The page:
First, I should say that I’m not the biggest fan of the term “picky eater.” And neither is my friend Christina, who explains the objection more eloquently than I can…But some families are plagued with a plethora of food preferences. And while I don’t always cater to a finicky child, I do make accommodations sometimes.
Dinnertime has been challenging at our house lately. Our daughter has always had a very sensitive palate, and lately, our son is copying her resistance to the foods on the table. He is a fantastic eater when we are alone, but when she is at the table, he mimics her rejection of foods. If she claims that something is too spicy, he’ll avoid what he would otherwise dive into head first.
When I select which recipes to cook, I often need to make some changes. Here are my main reasons for adapting a recipe:
- I like to use seasonal ingredients.
- The level of spiciness needs to be adjusted so that it meets the lowest common denominator of the family. The rest of us can add in condiments or spices, as desired later.
- Texture – we like crunch.
- Whole Grains – I try to substitute whole foods for overly processed ones, when possible. (But that doesn’t relate to this recipe.)
Last night, I served Hawaiian Chicken along with a recipe for Green Cabbage slaw that I adapted from Everyday Food. You might wonder why I adapted the recipe. I was hoping for more peace at the dinner table. Pure and simple.
Plus, I was also taking the seasonality of the ingredients into account. It’s easier on the wallet and the planet to eat fruits and veggies that are available locally and in season. This recipe called for bell peppers, which are most readily available during the summer months. The ones that are in the stores now come from Mexico, and I’d rather not pay for their flight. Plus, bell peppers are on the Dirty Dozen list, which means that when they are grown conventionally, they retain chemicals from the fertilizer, soil and pest control used during their growth. Ick. This is one of a few foods that I eat organic or not at all. Something to consider…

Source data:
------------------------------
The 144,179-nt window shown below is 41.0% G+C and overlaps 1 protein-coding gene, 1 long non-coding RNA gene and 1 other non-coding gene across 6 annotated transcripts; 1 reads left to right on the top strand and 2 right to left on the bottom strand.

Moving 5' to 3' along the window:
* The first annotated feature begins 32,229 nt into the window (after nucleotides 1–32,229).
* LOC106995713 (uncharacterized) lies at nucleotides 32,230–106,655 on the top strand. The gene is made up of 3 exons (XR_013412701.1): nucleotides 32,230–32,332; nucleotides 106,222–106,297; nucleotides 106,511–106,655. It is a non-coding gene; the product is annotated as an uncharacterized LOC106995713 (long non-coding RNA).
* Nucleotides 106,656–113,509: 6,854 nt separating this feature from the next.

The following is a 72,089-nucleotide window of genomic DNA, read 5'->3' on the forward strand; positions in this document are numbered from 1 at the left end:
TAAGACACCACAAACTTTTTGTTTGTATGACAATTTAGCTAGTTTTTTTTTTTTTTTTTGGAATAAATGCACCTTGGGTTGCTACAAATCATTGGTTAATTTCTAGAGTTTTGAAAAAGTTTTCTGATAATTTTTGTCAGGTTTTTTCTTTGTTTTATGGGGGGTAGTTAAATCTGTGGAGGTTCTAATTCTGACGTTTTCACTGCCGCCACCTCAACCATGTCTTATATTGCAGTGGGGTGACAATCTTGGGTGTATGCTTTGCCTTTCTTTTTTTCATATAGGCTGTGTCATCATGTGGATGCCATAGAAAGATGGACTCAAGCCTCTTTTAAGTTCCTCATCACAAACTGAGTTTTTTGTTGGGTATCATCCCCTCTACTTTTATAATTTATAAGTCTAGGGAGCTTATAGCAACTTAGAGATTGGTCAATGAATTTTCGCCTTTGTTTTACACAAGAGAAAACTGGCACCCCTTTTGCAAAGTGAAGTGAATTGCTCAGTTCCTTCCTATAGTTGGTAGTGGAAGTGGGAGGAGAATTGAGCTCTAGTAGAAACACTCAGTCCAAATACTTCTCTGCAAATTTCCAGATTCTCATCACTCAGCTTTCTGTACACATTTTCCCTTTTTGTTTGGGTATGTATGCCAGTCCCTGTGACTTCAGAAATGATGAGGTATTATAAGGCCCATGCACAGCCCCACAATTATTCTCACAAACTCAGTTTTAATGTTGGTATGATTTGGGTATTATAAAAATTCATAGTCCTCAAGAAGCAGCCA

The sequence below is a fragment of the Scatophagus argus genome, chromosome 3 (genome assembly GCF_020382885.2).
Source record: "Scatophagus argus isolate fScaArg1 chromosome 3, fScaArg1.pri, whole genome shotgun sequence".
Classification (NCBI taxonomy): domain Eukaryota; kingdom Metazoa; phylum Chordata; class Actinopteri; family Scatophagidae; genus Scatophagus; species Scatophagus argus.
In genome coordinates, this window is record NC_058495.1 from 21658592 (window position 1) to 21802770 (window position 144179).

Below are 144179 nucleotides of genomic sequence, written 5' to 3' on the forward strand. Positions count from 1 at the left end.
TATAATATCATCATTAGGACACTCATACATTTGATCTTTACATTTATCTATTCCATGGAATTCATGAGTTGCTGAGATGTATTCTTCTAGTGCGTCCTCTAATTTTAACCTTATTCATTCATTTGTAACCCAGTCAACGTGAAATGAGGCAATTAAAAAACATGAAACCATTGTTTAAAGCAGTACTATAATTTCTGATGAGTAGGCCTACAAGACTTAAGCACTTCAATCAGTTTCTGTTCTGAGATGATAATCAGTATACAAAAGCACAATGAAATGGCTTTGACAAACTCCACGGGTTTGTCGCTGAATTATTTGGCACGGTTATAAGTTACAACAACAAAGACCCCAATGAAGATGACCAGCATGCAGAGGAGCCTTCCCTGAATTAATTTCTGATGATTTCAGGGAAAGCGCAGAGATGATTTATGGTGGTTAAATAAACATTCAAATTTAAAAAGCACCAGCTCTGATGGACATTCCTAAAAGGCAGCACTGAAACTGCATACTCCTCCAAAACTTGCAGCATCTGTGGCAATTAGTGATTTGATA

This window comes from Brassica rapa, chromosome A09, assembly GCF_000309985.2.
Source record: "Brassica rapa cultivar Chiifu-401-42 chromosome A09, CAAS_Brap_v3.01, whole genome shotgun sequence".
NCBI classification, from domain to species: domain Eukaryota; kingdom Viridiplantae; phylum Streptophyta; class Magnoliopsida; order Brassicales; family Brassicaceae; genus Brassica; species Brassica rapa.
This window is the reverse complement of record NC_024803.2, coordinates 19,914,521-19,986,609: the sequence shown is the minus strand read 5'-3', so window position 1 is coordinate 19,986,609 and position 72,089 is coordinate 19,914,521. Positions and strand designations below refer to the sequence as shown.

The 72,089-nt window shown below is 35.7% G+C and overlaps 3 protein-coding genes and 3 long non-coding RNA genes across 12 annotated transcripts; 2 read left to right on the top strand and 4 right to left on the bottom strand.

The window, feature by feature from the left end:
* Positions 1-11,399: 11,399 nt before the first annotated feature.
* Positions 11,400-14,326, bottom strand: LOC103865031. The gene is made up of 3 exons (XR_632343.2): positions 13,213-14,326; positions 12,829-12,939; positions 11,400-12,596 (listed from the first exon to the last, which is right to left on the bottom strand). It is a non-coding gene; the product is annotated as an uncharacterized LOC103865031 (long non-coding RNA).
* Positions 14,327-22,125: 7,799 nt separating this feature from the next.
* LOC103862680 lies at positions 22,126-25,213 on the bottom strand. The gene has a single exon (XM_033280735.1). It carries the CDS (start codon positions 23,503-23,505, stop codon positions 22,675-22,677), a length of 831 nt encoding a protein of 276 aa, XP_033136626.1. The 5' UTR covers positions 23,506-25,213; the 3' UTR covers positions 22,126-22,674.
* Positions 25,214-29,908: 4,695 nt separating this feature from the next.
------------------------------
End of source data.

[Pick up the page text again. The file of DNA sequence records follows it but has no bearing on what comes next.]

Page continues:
The salad looked awfully monotone without the bell peppers, so I used a vegetable peeler to cut ribbons of carrots to adorn the greenness of the cabbage. The verdict? Mostly good. My daughter didn’t like the mustard that I added to the dressing, but said that it was otherwise edible. Not a ringing endorsement, but it got eaten without too many objections.
A few other tips for feeding a selective family:
- Serve everyone the same basic meal (family style), with everything on the table. (AKA – don’t be a short order cook.)
- Put sauces on the side, so that they can be added as desired without people complaining (or asking you to wash the pasta!)
- Reserve a few veggies or grains from a one-pot meal to serve on the side, in case your family objects to ingredients that touch.
Green Cabbage and Carrot Slaw with Yogurt Dressing
Adapted from Everyday Food by What’s Cooking with Kids
1/2 head green cabbage
1/2 cup plain yogurt
1 Tablespoon cider vinegar
1 teaspoon honey or agave nectar
salt, to taste
- Using a sharp knife, slice the cabbage into thin ribbons and put them in a large bowl
- Use a vegetable peeler to the carrots into ribbons. Your kids can help with this. Add them to the cabbage.
- In a small bowl, mix together the yogurt, vinegar, honey and salt.
- Pour the dressing over the slaw and toss with clean hands or tongs.
- Adapting this recipe: Reserve some of the dressing so that you can add stone ground mustard or other flavorful ingredients, and then add it to your serving.
Do you struggle with fussy eaters in your family? Please share any strategies that bring peace to your dinner table (or link to a post you might have written on this topic).
Next Friday, I’ll be talking about Feeding Challenges for Children with Developmental Delays – If your family is struggling, I hope you’ll come back. Thanks!